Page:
Role players add realism to exercises, see 51 FW mission from 'other' side

  • Published
  • By Senior Master Sgt. Stuart Camp
  • 51st Fighter Wing Public Affairs
Every story has two sides, and an operational readiness exercise offers a small number of people a perspective from the "other" side.

Most often, these role players play dead, dying or injured to add realism to the scenarios presented in the exercise. Each Airman is temporarily detailed to the 51st Fighter Wings exercise evaluation team for 12-hour shifts throughout the ORE.

In some instances - like Beverly Midnight 12-03, these role players haven't even in-processed into their units. The pool of role players comes from Airmen who are unable to participate in the exercise due to medical limiting conditions or new arrivals to the base.

Tech. Sgt. Damion Parris, a heavy equipment operator assigned to the 51st Civil Engineer Squadron, just arrived from Joint Base Elmendorf-Richardson, Alaska, for his second tour at Osan. Usually, he's moving barriers or assisting with crater repair.

"I didn't even know there were role players," he said, recalling his first tour here. "This makes it more realistic."

For the more serious events - say a bus crash or mass casualty event -- a team of specialists from the 51st Medical Group apply makeup and prosthetics to mimic injuries and wounds for evaluation of self-aid buddy care and medical staff treatments.

Add smoke, fake blood and acting by the role players and the scene is set.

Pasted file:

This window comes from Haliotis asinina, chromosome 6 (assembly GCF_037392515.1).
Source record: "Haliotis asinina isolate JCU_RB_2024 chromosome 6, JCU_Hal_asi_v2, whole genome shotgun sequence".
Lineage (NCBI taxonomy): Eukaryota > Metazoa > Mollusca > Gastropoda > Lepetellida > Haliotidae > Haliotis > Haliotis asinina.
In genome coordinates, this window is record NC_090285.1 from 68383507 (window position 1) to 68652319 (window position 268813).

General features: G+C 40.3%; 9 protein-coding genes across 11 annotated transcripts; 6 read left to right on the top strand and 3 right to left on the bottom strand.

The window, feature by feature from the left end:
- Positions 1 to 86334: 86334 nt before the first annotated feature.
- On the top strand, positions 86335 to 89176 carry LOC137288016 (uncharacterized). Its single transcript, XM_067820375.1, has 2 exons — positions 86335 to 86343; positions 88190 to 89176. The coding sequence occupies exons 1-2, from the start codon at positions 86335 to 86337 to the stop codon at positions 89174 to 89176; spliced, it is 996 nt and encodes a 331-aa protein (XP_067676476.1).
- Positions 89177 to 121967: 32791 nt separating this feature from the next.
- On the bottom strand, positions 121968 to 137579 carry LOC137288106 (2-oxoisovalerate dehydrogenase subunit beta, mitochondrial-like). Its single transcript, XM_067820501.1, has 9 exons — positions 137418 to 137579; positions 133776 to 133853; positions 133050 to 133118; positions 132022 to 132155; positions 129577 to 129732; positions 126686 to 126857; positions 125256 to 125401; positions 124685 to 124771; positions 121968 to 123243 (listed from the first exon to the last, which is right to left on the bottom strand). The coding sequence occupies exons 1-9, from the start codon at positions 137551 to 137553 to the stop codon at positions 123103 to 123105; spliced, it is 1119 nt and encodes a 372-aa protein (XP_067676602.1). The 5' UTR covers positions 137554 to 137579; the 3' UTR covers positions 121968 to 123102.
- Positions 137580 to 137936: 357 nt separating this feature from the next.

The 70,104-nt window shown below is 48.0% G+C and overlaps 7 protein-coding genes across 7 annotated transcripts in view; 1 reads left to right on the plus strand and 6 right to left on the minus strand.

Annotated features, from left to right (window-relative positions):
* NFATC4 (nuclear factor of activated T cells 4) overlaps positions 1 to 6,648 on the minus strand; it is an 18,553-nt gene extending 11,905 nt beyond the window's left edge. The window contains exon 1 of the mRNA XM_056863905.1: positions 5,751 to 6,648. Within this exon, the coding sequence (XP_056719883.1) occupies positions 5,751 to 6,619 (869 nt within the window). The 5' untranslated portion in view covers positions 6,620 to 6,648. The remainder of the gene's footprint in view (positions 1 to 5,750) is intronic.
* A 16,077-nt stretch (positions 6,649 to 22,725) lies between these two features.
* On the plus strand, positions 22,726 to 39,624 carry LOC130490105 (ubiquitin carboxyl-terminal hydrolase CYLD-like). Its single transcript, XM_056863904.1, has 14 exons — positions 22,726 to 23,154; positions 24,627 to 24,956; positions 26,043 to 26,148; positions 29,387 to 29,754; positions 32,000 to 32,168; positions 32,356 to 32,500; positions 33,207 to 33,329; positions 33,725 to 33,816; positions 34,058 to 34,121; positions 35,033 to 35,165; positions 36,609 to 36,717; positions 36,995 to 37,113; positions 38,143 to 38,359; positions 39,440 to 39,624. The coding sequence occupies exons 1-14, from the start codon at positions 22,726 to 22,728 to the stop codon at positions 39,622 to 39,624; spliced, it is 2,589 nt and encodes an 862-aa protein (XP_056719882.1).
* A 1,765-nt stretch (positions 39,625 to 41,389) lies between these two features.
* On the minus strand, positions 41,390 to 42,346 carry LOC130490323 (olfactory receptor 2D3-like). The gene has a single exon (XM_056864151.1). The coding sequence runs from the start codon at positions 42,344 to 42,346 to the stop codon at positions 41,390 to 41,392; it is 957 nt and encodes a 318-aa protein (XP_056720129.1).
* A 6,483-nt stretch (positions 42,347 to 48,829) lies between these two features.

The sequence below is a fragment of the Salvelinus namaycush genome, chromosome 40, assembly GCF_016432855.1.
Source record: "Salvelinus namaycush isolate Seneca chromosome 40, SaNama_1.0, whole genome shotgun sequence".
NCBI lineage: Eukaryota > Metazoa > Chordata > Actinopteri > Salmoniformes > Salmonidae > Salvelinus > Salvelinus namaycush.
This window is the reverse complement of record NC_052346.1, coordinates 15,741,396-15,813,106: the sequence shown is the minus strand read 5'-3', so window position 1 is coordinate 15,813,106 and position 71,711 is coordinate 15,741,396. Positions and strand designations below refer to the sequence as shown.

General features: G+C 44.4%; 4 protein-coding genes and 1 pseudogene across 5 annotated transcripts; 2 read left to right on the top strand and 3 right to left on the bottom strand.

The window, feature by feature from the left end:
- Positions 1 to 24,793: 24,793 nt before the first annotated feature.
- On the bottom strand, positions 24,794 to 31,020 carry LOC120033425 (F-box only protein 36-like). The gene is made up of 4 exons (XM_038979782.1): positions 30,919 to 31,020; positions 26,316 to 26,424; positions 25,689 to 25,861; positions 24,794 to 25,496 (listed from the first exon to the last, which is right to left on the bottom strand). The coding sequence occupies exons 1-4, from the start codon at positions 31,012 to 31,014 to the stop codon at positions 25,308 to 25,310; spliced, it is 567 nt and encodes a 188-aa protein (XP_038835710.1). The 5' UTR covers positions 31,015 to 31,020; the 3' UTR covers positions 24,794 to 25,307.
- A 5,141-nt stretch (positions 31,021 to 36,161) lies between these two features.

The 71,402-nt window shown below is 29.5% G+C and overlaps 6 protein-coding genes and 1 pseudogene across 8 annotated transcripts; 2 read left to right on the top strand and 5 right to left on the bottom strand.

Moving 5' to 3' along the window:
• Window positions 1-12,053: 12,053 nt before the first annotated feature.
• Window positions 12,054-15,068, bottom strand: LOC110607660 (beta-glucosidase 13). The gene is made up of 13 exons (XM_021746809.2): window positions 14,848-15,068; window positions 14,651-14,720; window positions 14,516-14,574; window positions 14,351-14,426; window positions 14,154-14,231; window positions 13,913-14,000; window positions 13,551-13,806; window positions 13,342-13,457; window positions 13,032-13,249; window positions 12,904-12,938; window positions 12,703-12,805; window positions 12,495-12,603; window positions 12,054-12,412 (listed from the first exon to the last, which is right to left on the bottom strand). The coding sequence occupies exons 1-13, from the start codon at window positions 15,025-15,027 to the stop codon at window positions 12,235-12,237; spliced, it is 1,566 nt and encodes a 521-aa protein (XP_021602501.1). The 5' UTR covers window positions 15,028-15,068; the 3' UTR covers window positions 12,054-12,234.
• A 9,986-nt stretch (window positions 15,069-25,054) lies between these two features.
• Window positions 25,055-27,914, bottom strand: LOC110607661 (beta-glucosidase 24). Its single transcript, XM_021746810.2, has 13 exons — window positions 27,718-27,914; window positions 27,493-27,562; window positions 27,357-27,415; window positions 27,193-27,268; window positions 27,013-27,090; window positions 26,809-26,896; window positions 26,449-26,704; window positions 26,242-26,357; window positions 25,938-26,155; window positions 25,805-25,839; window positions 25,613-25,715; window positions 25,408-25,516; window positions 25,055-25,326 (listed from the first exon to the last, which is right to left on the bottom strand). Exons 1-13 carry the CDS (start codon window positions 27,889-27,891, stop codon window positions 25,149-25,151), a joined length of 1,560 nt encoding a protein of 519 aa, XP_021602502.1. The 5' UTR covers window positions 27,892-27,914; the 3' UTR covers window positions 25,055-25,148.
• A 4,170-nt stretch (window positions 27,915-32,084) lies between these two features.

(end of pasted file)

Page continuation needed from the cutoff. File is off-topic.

"I've seen how the medical folks operate," Parris said. He added that this new perspective gave him a renewed confidence in medics' ability to save lives and treat injuries.

Another new transplant, 51st Logistics Readiness Squadron vehicle maintainer Senior Airman Craig Galvin saw how the base receives follow-on forces. Twice during this ORE, he came through the Combat Catch reception.

"When you see the other side of situations, it will help you react differently," said Galvin, fresh from his transfer from Kadena. "(My old base) doesn't play like they do here."

Seeing different scenarios and participating in a myriad of processes, both role players expressed their biggest take away from this experience simply - know your job.

"Remember your muscle memory and you'll be all right," Parris said. "It's easy to get flustered in the heat of the moment."

Galvin added, "If you need help, ask for help or pull out your Airman's Manual."